COP26 arrived last week and all eyes (particularly the green ones, obviously) have been fixed firmly in the direction of Glasgow.
And the host city is leading the way with pioneering individuals and enterprises that are tackling the climate crisis head on.
‘Glasgow is at the forefront of the green revolution,’ says chemist Jo Chidley, founder of local start-up Beauty Kitchen.
‘Boundaries are being pushed and bold steps are being taken by forward-thinking people and businesses in the most refreshing ways. There is still a lot of work to be done but we are heading in the right direction for a truly sustainable future for Glasgow.’
Beauty Kitchen is working towards creating the most sustainable beauty products in the world.
A big part of that is its Return, Refill and Repeat initiative, which aims to change the sobering statistic that 95% of cosmetic product packaging is thrown away after just one use and only nine per cent is recycled.
Elsewhere in the city, The Good Choice is a zero-waste grocery store, while another social enterprise is working to change people’s attitudes towards the hard stuff.
By that, we mean wood. Glasgow Wood Recycling collects wood waste and saves it from going to landfill by repurposing it as furniture and bespoke design pieces. All ofthese projects are being embraced by Glaswegians.
‘We are excited and proud for Cop26 to be in our home city, putting Glasgow’s leading sustainability innovation work on to a global stage,’ says Don McLean of IES, a local company that uses digital technology to assess the sustainability of buildings. ‘Glasgow, like all cities, has a key role to play in addressing the climate crisis.’
The hospitality industry is doing its bit with restaurants chipping in (pardon the pun) to contribute towards the city’s green wave of change.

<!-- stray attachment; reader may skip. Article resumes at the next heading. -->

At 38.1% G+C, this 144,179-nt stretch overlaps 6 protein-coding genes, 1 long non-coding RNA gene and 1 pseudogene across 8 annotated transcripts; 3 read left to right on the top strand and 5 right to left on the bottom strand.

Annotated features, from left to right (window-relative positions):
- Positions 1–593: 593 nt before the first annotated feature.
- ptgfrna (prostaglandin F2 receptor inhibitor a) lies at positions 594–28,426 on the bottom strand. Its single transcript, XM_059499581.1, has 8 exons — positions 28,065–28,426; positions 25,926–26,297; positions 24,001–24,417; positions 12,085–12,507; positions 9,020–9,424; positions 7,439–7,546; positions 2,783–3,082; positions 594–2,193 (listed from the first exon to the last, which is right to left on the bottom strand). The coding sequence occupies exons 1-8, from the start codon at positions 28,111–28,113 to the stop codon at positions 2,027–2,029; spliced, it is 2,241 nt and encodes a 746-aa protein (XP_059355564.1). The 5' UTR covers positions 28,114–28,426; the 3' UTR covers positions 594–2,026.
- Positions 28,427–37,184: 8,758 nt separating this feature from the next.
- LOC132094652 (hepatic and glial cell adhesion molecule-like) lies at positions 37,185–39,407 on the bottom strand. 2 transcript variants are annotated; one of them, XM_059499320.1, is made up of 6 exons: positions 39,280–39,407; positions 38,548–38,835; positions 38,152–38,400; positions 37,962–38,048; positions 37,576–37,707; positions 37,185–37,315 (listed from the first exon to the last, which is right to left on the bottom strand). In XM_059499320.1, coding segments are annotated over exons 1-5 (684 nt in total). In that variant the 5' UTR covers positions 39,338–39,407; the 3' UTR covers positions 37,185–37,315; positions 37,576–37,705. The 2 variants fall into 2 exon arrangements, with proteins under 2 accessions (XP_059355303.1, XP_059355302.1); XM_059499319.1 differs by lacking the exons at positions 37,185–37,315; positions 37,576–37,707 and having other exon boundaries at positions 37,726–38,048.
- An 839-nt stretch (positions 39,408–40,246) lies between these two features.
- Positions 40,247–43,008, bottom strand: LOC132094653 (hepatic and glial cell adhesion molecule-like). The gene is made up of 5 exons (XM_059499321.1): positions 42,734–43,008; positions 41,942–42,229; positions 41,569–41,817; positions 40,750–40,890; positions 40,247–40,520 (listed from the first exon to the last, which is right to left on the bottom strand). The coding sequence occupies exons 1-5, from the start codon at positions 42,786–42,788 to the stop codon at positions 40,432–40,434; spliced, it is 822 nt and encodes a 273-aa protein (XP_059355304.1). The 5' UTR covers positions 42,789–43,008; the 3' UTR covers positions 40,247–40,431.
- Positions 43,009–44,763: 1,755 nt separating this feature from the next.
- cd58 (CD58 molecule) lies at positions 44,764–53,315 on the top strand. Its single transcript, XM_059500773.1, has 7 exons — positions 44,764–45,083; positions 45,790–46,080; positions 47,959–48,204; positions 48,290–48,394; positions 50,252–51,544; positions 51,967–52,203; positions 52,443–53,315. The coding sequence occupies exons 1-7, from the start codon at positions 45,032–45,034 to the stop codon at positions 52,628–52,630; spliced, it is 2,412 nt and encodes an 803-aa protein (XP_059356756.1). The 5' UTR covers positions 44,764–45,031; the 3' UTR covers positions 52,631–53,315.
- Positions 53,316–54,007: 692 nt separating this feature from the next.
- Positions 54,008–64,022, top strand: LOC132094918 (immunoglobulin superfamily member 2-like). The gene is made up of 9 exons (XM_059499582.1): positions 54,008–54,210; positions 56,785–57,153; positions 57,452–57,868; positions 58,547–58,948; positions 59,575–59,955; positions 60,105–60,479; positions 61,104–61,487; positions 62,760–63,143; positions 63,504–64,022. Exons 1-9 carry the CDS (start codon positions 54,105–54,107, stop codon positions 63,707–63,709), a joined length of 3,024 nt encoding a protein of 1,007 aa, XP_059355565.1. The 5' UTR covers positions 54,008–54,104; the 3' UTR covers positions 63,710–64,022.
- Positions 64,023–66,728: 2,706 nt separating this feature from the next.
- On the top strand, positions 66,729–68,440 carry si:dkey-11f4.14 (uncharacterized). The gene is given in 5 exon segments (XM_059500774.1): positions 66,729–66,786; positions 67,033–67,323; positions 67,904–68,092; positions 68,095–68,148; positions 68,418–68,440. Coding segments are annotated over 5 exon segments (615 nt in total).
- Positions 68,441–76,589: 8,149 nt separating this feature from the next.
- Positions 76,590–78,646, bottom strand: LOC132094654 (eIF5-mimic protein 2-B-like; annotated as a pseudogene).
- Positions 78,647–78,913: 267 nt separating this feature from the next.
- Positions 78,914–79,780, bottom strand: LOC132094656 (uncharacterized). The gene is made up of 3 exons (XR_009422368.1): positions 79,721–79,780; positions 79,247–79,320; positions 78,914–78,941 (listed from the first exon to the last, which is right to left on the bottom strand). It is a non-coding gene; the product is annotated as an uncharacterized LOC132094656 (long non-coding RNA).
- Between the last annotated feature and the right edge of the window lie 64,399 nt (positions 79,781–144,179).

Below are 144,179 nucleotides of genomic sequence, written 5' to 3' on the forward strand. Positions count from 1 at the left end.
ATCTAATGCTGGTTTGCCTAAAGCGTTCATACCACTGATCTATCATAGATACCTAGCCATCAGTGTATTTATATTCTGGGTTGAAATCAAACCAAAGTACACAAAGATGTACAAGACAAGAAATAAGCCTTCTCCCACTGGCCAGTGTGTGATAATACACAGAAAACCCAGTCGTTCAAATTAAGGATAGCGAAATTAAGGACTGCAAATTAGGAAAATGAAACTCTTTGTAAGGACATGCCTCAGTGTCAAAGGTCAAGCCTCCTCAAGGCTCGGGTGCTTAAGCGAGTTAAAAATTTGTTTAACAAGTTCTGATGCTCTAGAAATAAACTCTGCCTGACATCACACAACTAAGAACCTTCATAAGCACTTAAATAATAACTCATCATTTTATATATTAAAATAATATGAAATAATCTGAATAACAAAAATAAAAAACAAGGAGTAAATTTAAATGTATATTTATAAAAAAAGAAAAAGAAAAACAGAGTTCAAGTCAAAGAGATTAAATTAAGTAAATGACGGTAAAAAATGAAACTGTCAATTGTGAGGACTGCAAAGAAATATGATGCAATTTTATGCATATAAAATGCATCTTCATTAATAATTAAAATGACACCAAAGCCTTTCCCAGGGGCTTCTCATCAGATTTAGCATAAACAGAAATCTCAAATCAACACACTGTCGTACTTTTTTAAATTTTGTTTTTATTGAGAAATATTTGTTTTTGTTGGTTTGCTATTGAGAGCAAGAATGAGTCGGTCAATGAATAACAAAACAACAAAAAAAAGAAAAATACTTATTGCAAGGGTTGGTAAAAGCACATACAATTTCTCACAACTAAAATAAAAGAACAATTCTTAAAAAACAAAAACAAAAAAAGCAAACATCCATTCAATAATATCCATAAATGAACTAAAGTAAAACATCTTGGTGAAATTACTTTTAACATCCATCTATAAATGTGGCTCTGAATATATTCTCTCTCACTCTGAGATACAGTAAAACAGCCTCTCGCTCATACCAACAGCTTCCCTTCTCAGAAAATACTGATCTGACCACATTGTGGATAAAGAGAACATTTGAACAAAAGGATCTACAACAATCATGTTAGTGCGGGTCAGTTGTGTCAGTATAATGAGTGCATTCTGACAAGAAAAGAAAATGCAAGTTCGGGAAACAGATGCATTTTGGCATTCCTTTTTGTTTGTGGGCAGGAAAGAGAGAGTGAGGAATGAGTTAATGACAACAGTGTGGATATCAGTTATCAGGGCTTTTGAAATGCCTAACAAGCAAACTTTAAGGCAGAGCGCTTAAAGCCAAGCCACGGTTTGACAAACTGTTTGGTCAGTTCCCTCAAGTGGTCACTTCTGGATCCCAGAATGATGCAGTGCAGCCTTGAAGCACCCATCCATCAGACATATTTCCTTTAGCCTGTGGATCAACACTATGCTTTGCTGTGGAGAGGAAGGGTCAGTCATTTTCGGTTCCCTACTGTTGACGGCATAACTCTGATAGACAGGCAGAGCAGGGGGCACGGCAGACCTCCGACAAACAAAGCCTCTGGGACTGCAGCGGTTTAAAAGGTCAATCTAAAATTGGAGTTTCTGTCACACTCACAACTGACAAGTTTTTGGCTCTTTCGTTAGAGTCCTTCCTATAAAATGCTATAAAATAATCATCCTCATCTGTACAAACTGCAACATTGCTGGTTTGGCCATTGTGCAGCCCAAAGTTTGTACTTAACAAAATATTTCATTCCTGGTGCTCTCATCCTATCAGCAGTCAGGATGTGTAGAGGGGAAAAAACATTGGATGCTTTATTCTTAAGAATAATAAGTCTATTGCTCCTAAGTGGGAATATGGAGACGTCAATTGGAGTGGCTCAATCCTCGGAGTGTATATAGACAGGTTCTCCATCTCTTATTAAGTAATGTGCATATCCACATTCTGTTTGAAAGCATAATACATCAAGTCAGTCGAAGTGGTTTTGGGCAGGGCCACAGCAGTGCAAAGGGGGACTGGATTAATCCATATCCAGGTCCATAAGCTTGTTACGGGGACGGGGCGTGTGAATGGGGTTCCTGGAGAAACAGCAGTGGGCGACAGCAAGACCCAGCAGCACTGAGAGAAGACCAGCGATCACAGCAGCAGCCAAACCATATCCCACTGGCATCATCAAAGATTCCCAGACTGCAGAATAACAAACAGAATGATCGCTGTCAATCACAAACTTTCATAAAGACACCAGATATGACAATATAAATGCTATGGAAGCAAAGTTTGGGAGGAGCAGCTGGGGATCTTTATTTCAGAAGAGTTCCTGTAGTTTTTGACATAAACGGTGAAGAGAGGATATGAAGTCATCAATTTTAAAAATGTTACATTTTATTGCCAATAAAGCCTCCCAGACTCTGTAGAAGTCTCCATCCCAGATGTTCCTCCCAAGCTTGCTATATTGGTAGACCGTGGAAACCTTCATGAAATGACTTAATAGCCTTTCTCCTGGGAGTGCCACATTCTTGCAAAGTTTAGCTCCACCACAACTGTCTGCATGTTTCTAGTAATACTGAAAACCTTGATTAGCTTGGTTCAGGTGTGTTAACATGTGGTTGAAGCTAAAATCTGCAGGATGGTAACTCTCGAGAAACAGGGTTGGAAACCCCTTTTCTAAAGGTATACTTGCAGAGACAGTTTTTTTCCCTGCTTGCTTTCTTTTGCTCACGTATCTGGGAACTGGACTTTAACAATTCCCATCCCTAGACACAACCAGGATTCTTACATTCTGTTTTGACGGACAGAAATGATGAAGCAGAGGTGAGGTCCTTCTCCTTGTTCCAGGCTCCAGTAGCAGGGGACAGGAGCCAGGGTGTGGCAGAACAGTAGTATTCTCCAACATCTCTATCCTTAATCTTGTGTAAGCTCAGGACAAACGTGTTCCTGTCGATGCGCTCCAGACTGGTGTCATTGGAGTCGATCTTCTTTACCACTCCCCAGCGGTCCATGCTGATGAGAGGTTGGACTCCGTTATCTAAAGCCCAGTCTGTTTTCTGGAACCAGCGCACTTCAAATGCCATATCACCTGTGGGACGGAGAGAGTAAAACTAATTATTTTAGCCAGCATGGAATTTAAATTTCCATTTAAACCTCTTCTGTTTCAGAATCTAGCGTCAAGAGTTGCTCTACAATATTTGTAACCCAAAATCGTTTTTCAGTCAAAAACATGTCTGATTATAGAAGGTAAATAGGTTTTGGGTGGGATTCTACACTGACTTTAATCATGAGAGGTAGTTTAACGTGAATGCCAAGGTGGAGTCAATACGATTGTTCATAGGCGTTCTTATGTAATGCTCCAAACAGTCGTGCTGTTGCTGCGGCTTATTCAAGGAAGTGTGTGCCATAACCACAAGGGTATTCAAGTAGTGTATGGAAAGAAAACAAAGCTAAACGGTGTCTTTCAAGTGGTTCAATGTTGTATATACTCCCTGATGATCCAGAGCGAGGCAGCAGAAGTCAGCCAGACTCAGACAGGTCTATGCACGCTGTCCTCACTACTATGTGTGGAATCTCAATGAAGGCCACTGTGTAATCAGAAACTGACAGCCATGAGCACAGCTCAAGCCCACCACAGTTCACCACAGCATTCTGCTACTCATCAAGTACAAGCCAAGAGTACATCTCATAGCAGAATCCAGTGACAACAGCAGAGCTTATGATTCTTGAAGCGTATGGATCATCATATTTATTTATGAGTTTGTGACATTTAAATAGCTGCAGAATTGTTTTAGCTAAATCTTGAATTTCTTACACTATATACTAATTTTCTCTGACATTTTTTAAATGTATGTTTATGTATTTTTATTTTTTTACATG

Trendy basement eatery Gamba is loved by locals not just for its contemporary setting and tasty fish dishes but also for its ethics. Chefs serve only sustainably caught and non-endangered species in a bid to protect local waters.
The natural world is also getting a helping hand from Dear Green, Glasgow’s first community-run flower farm, which focuses on producing native species to heavily reduce the growing (again, pardon the pun) problem of ‘flower miles’, which sees petals being transported to vases hundreds, sometimes thousands, of miles away.
Things are still green even in the black of night. Nightclub SWG3 is trialling a new renewable heating and cooling system that’s powered by ravers.
Collecting body heat expelled on the dancefloor via 150m-deep boreholes beneath the ground, the scheme aims to save around 70 tonnes of carbon each year and produce enough to power the entire venue, including the all-important sound system. Now, that’s surely something to smile (and dance) about.
And when it comes to bedding down after all that bumping and grinding, there’s only one place to go.
The luxurious Kimpton Blythswood Square hotel has introduced biophilic design and a nourishing forest-bathing concept to one of its rooms to aid connectivity to the natural world.
The room, known as La Chambre Verte, is a firm favourite of Juliet Kinsman, author of The Green Edit: Travel, who says it is ‘as green as Glasgow gets’.
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Metro.co.uk's #Just1Change campaign
During COP26 and beyond, we will be sharing stories, ideas, and advice about one common theme: The climate crisis.
At a time when the weight of environmental issues feels very heavy and overwhelming, our aim is to deliver content that will not only inform and educate but also offer hope and inspiration.
Here are some of our #Just1Change highlights so far:
- Introducing Metro.co.uk’s brand new climate series: #Just1Change
- Quiz: Do you know what the most commonly used recycling icons actually mean?
- Easy upcycling tips and tricks from experts in sustainable crafting
- Dumpster diving, foraging and composting: A day in the life of a freegan
- Why tote bags can be problematic for the environment
- Opinion: Boris Johnson is saying the right things at COP26 – but it doesn’t mean anything